We asked and you answered. Now let’s all go outside and find some friends.
Memories supplied by Kiwanis members
“What d’ya wanna play?”
It was the rallying question that called us into the streets, alleys, backyards and barn lots, where no adults were around to organize us or enforce the rules.
“I don’t know. What d’ya wanna play?”
No one ever wanted to be the first to answer, because the first suggestion was always shot down.
“We played that yesterday.”
“Nah, that’s for babies.”
“Nobody has chalk.”
“I know! Let’s play tag!”
“Yeah. You’re it!”
And off we’d go, racing through our childhood.
Outdoor games are among our most precious memories. Kiwanis magazine asked members to share favorite stories from a time when having fun was as simple as kicking a can, scooping up jacks or obeying “Simon.”
Here’s what we played.
We had a big grassy lot next to our house owned by an older couple that let all the neighborhood kids play … hide-and-seek, two-hand touch football, kickball, cowboys and Indians, Army (I was always the nurse), red rover, ring around the rosie, Chinese jump rope, hopscotch, marbles or freeze tag. It was fun, safe and the memories are lasting forever.
Mother May I
Mother May I was a fun game with as many kids as you wanted to play. A leader would give a direction such as, “Take three giant steps,” and the person would have to respond, “Mother May I” before taking the direction.
Red rover. … We always played in our front yard with many of the neighborhood kiddos. It was not unusual to have 20-plus kids. So much fun.
I always got a running start to break the line when it was my turn, and since I lived on a farm, I had the strength to do it. But I held tight when the other team was chosen.
Capture the flag
Our favorite outdoor game growing up in southern Vermont in the 1940s and 1950s was prisoner’s base. My husband, growing up in Washington, D.C. … played a similar game called capture the flag. In both cases, the game started with two teams on either side of a line dividing the play area. There were piles of sticks (in Vermont) or a piece of cloth on a stick (in D.C.) at the back of the play area, and the goal was to get across the line and grab a stick or the flag and make it back to one’s own side without getting tagged. The side that lost all its sticks or its flag lost. If a player was tagged on the wrong side of the line, they had to stand with the sticks/flag until they were tagged by a member of their own team, at which point both players were allowed to return directly to their own side to resume play.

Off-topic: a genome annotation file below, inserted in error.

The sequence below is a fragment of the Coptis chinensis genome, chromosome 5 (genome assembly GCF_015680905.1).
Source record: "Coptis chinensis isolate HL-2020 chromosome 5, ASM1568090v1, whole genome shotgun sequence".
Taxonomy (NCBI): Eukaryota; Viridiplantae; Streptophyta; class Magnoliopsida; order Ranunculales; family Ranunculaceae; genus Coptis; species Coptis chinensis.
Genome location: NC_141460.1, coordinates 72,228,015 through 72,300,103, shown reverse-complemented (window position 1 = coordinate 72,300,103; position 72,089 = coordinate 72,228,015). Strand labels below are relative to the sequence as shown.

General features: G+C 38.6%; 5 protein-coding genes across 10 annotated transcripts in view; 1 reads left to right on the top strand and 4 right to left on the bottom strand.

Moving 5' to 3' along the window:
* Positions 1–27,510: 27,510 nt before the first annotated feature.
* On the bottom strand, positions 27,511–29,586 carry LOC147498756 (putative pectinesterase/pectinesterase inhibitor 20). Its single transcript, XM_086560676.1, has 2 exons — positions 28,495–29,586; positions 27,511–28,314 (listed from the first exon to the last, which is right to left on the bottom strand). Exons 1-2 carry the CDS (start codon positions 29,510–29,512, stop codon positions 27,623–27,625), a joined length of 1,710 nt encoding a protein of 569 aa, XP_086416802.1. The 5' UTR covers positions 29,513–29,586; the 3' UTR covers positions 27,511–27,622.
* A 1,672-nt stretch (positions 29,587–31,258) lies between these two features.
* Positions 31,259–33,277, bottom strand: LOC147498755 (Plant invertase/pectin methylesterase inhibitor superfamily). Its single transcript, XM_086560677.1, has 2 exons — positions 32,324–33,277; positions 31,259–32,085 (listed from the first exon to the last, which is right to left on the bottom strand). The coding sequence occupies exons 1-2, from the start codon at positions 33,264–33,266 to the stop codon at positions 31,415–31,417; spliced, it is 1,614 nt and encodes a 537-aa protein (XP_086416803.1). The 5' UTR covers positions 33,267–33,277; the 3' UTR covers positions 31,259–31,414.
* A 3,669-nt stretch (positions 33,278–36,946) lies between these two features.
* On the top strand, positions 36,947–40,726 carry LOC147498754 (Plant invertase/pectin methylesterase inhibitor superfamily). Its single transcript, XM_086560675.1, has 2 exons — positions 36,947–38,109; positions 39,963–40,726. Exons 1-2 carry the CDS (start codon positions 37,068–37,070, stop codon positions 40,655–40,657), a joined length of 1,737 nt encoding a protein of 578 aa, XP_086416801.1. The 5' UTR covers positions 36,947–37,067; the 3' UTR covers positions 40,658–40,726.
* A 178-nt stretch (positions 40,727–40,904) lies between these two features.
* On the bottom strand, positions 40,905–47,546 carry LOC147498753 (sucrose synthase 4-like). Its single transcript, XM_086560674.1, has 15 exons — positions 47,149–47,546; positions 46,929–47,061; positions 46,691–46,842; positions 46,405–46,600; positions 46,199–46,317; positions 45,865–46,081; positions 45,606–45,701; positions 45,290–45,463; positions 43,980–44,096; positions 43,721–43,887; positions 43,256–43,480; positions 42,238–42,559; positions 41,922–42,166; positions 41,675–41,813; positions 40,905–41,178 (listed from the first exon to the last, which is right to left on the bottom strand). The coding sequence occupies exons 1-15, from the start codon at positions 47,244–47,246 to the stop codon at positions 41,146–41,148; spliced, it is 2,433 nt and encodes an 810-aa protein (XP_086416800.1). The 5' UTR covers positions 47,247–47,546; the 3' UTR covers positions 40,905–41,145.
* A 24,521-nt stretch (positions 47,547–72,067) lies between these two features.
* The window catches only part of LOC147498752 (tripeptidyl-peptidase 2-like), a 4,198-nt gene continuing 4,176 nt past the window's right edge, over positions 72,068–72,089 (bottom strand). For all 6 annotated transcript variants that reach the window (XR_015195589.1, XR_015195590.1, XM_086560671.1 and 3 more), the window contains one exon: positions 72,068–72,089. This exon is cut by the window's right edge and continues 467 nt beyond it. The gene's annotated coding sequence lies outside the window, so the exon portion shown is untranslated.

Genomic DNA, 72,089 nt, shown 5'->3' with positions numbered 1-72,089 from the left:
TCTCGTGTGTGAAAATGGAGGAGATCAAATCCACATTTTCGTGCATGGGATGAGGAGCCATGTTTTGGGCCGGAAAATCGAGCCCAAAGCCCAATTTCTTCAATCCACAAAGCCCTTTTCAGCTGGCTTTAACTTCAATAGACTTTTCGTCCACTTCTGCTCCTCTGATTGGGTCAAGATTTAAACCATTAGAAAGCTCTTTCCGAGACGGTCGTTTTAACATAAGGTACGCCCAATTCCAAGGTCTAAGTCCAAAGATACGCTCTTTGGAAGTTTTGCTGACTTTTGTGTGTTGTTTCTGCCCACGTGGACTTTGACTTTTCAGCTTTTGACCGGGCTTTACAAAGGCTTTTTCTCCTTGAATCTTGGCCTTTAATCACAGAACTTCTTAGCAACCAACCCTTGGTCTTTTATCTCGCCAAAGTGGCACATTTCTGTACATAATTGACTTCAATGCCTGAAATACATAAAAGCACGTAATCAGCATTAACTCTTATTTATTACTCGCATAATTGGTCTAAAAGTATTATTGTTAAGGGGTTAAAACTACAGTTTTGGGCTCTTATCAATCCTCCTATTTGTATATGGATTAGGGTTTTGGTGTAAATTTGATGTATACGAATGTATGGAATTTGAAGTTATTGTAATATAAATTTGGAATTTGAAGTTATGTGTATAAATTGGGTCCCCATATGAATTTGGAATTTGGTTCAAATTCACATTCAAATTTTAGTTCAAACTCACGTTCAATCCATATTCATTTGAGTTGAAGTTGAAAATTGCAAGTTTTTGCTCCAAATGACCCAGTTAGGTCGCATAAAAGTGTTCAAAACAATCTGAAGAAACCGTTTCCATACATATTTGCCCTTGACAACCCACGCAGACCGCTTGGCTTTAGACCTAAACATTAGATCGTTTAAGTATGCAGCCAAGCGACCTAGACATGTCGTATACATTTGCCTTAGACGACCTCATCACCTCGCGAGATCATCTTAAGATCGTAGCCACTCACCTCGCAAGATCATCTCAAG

I grew up across the street from a community park called Berry Park … heavily shaded by elm trees. The city at one point put a telephone pole across the forks of two of these elm trees, about 20 feet off the ground. From it hung two swings. … We’d put a small flat rock on the ground between the swings, which were about four feet apart. We’d (step) back as far as we could reach with our feet on the ground, standing on our tiptoes, and draw a line in the dirt behind us. Then we’d stand there and on the count of three, we’d let go. And the swing would arc toward this rock, and we would try to knock the rock over the opponent’s end line. Each time you’d do that, that was a point. … We played this game for hours, and we called it swing hockey.
Scrub. It was baseball with three players: batter, pitcher and outfielder. We constantly rotated positions. It was just like kickball in that regard.
We’d gather in the park — kids of all ages — and choose sides using a baseball bat. When us young ones grew up to the high school level in Johnson Creek, Wisconsin, our team had to play schools in Janesville and Madison in order to make our way to the state tournament. My class had 54 students — smallest school to ever make it to state. Lessons learned when we were young: We played together by our own rules, and we cheered everyone on.
Kick the can
Kick the can … but only after dark.
We had a gentleman who lived down the street who was blind. He would play with us and be “it.” Even without seeing, he could still catch us trying to kick the can.
Hopscotch was my favorite because I played it by myself when no friends were around or together with a group of girls. My favorite memory was using “fancy” charms as markers. My friends and I would try to outdo each other with our markers. I loved using the chalk to draw the hopscotch game on the ground. That was always special to get it just right.
My friends and I loved hunkering down on the walkways at recess and digging our jacks and balls out of our pockets for lengthy and quite advanced competitions!
I loved to play jacks at recess. … I (recently) bought myself some jacks for home, and sometimes I’ll play on the kitchen floor, though it’s harder to get down and back up off the floor now.
I was the girl in my neighborhood … with seven boys. Flag football was the name of the game, and I was quarterback. I worked well in the position until I got hit by a 200-pound boy. My mother ended my career as a quarterback.
This story originally appeared in the April/May 2019 issue of Kiwanis magazine.